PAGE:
A question I am often asked! Sucanat (or Rapadura) is dried, unrefined cane juice. As you can see, looking into my jar of Sucanat, it is granular, not crystalized.
The primary benefit to Sucanat is that it is unrefined. This means that it still possesses trace minerals and is nearly in its natural form. Thus your body will metabolize it slightly slower, not causing as quite a sharp spike as white sugar does, and you will actually derive some small nutritional benefit from consuming it. It's not totally empty calories.
White sugar is cane juice that has been separated and stripped (and bleached) to pull just the concentrated sugar out. Thus it is highly concentrated and has absolutely no nutritional benefit (and many would argue quite a few harmful qualities when consumed regularly).
From what I have read on the subject, raw sugar/turbinado sugar/organic sugar/etc.--those off-white or light brown sugar crystals--are less processed than white sugar, but when all is said and done, there is not much difference between these raw sugars and white sugar. You will be better off choosing sucanat over raw sugars.
All that said, let's remember we're still talking about sugar. Sucanat is still a sugar, and sugar is sugar is sugar! Sucanat is simply sugar very near to its "whole food" form. It is a better alternative to white sugar, less stressful to our bodies, and provides a tiny amount of nutrition. However, I am not promoting the wide-spread, frequent use of Sucanat. From everything I have read and continue to read, it seems wise to keep our sugar-intake (even Sucanat, honey and maple syrup) to a minimum on a regular basis.
In terms of sourcing Sucanat, a co-op is probably your best bet, as you can typically order it in bulk. Small bags of Sucanat and Rapadura in the grocery stores normally cost a fortune. Through my co-op I buy organic Sucanat in 15 lb. increments at $2.19 per pound. Those 15 lbs. normally last us 6-8 months. (That's a good read on how much sugar we consume, if you're curious.)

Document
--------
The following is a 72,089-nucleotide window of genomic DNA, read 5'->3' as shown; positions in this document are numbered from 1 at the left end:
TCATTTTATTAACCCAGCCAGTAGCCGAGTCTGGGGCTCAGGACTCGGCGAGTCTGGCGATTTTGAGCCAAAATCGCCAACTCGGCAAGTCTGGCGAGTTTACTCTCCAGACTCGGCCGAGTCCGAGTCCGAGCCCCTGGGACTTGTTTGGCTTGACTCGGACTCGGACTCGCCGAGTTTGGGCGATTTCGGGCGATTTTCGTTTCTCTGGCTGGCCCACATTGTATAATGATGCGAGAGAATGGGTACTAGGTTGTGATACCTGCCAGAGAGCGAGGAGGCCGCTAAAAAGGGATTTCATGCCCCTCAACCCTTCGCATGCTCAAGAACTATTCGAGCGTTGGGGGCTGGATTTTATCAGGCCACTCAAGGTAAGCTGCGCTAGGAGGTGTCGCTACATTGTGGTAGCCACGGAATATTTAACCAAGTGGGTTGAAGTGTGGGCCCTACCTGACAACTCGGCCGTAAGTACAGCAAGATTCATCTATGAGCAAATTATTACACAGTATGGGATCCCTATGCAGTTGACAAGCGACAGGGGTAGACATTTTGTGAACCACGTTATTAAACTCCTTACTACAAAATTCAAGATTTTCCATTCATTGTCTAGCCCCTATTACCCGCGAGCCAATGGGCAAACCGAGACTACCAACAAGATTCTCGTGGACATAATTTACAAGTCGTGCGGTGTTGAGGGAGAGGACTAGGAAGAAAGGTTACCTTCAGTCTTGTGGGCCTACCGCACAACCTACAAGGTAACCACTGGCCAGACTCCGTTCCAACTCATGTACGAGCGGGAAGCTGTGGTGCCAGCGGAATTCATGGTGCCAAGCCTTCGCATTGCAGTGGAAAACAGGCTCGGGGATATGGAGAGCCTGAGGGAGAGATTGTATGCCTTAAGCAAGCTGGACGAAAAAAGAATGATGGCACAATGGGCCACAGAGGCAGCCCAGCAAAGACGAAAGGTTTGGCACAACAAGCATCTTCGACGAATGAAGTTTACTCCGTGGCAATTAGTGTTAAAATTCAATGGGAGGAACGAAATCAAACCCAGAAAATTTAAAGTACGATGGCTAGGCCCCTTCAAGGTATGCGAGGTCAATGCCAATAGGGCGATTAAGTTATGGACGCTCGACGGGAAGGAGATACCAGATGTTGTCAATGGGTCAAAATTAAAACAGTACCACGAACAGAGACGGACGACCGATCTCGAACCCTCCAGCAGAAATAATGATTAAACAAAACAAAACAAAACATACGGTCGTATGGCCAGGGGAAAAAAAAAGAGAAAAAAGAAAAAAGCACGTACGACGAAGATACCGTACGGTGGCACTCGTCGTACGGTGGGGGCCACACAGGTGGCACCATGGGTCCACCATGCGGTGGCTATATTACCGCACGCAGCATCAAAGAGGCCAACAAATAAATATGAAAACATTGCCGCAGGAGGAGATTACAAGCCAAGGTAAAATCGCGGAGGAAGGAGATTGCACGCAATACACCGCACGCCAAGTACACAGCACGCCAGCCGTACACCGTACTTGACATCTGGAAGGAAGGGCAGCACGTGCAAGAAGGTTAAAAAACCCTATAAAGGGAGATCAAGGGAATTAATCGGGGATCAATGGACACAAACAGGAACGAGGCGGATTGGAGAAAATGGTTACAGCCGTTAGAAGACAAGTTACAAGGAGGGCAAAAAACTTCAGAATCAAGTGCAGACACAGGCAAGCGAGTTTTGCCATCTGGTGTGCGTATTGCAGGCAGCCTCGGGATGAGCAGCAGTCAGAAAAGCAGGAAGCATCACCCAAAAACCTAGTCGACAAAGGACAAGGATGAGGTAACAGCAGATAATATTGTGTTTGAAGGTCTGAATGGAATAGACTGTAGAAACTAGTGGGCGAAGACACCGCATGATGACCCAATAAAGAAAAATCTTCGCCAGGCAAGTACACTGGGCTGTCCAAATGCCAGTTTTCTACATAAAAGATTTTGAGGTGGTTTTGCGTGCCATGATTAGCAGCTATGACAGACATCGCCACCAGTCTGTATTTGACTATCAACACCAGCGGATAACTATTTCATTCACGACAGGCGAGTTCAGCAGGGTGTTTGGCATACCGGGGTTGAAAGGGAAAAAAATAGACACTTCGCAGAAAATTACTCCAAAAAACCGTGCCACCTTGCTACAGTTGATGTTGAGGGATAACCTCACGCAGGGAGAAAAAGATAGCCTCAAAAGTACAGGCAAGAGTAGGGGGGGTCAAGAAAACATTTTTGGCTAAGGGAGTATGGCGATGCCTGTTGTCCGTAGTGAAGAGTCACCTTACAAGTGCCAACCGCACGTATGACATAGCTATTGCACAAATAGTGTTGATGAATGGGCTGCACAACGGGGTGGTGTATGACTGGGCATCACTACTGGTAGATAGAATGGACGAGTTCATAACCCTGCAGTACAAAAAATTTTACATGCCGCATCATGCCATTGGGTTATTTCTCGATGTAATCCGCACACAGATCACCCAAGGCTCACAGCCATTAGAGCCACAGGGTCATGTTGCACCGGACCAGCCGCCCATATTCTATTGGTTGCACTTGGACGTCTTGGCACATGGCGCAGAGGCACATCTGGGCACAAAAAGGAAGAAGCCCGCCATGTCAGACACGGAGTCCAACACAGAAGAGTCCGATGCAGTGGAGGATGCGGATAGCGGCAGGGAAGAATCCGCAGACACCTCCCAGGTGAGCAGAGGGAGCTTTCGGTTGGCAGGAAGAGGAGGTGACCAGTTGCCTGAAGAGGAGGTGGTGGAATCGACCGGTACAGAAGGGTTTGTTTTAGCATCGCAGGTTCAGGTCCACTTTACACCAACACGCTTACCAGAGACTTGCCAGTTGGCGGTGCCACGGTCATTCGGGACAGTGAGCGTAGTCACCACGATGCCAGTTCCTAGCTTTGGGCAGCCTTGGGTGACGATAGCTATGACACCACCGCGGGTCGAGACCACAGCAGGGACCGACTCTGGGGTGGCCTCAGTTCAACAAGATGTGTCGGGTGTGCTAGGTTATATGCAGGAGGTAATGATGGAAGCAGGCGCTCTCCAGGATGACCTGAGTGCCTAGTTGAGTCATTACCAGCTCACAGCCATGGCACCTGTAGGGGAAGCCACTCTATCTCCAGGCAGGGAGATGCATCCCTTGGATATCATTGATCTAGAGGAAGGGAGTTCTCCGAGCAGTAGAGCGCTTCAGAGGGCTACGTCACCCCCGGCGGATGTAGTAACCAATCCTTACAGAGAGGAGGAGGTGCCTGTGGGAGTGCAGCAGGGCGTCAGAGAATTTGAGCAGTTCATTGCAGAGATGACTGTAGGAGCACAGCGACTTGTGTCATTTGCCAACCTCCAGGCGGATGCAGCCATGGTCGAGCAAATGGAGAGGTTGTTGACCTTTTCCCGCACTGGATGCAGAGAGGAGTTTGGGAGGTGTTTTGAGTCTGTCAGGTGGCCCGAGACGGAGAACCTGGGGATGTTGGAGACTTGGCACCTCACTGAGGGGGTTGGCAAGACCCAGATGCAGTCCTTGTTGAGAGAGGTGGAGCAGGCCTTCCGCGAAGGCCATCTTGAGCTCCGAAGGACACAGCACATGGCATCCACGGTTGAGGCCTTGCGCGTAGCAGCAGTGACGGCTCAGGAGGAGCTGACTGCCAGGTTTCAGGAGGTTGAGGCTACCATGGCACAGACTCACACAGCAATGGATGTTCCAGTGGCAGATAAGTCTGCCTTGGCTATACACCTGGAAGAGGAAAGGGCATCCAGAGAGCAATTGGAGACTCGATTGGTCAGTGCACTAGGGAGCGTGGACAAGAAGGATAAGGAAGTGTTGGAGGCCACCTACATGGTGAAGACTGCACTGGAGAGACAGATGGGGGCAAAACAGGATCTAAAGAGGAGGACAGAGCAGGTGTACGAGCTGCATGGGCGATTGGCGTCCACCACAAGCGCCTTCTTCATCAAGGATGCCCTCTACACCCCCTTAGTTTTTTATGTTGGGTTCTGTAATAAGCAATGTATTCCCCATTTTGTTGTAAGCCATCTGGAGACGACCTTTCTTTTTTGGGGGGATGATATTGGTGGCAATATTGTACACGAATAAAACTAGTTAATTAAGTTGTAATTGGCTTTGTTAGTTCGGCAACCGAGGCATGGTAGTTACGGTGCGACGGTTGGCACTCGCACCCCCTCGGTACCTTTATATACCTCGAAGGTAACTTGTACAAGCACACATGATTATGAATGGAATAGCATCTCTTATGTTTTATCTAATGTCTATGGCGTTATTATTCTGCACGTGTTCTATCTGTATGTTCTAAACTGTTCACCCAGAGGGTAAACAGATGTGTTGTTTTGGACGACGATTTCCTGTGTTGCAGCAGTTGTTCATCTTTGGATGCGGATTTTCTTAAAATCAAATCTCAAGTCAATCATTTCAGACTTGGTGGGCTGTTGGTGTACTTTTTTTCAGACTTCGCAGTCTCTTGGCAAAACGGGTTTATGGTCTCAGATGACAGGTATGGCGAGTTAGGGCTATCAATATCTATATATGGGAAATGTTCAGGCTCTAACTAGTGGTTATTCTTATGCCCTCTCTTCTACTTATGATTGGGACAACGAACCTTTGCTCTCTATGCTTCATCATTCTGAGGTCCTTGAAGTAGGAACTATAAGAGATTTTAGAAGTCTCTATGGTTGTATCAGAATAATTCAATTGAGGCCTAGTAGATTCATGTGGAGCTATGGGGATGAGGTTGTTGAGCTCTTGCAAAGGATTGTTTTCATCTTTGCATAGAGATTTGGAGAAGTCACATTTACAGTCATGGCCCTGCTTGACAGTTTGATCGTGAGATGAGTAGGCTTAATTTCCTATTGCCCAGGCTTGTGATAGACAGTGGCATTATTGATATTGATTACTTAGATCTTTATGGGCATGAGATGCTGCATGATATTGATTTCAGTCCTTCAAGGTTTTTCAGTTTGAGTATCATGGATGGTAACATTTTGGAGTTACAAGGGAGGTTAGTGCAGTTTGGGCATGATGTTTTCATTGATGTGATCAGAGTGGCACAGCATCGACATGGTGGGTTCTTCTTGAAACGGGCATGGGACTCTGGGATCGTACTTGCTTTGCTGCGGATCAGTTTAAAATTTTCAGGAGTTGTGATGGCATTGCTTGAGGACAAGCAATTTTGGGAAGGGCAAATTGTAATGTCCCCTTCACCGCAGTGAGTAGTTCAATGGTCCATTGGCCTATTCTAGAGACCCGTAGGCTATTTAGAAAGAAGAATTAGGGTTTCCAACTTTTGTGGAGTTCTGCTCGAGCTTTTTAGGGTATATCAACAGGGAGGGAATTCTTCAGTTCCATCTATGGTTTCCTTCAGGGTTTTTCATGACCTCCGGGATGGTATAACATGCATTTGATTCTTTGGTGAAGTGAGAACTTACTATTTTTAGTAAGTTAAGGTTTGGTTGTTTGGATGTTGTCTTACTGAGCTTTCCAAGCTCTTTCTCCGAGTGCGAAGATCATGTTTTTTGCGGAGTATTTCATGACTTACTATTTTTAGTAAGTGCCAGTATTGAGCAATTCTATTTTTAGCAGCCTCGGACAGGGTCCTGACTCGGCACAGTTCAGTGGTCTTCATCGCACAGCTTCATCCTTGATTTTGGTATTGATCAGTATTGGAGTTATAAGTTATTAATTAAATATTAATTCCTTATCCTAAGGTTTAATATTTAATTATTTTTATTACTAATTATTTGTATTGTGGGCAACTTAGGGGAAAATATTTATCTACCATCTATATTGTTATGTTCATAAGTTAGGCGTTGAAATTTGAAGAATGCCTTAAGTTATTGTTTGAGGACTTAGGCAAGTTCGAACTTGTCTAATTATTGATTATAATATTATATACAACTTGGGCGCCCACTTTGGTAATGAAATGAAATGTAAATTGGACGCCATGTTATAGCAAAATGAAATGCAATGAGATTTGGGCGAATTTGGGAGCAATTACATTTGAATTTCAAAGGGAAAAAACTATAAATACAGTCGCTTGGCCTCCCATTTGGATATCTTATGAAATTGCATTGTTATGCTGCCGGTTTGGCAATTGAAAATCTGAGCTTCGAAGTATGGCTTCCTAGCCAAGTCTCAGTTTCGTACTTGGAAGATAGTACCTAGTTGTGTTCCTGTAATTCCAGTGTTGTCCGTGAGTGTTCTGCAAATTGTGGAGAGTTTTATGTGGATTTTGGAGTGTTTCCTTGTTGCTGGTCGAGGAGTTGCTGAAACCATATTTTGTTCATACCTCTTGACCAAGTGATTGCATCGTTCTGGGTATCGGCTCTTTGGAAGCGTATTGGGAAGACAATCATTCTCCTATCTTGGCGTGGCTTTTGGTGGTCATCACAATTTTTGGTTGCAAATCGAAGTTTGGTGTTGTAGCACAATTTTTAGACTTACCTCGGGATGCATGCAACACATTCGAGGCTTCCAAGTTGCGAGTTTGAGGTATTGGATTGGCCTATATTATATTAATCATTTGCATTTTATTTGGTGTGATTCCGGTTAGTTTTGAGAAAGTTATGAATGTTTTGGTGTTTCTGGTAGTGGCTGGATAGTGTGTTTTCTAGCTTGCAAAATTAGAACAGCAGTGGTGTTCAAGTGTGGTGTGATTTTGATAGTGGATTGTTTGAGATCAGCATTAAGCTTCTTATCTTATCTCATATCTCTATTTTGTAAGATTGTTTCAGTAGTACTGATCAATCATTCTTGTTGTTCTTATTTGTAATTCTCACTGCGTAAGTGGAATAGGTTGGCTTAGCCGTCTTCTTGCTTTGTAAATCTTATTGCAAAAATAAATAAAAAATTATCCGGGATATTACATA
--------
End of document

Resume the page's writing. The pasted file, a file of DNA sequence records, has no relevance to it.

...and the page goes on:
As far as the importance of buying organic Sucanat or regular Sucanat, I buy organic because sugar cane is typically a heavily (pesticide) sprayed crop. However, if you can find a fair trade Sucanat, that should be a good product, as fair trade products are typically grown in eco-conscious, sustainable ways.
A few baking tips:
Generally, Sucanat can be added in a 1:1 ratio in place of white sugar to recipes, which is a benefit for an unrefined sweetener as honey and maple syrup are trickier to substitute due to their liquid state. Some sources will recommend using slightly more Sucanat, often 1 1/3cup of Sucanat to replace 1 cup of sugar, because Sucanat, being less refined, is a bit less sweet. I normally just sub 1:1.
You need to keep in mind that using Sucanat is like using brown sugar, so if you are trying to make a white sugar cookie and you use Sucanat, it will come out like a brown sugar cookie. This rarely becomes causes a problem for us since we don't eat a lot of desserts and there aren't a whole lot of recipes where this will really become an issue. However, if it is an issue, consider using organic sugar or palm sugar, as the difference between using organic or palm sugar vs. white sugar in the final product will be minimal, while you will have still chosen at least a slightly better option.
Sucanat works wonderfully in puddings, ice creams, cakes (very sweet and not-so-sweet), cinnamon rolls, pies, shortcakes, muffins, cookies and even in savory recipes where you might need a bit of sweet (like this yummy dish of carrots and bacon!). When making cookies, you have to be a bit more careful. When you cream the butter and sugar, you really have to beat that Sucanat and butter together longer. You might notice a slight difference in texture with cookies. For us it has not been an issue, but everyone needs to find what works for them.
If you want to learn how to use Sucanat and other unrefined sweeteners (honey, maple syrup, palm sugar) in your baking, here are two cookbooks to help you: Naturally Sweetened Treats and Whole Foods for the Everyday Cook.
* If you liked this post, you may also enjoy reading:
What Does A Whole Foods Diet Look Like For Us?
Whole Foods for the Everyday Cook - a simple, whole foods cookbook
My Annual Order of a Quarter Cow
A Plethora of Vegetables!
Sugar & Vegetables - first steps toward a healthier diet
Doing A Good Thing Some of the Time Is Still Good - eat healthier as you're able
We Can't Do Everything - make changes in your diet one step at a time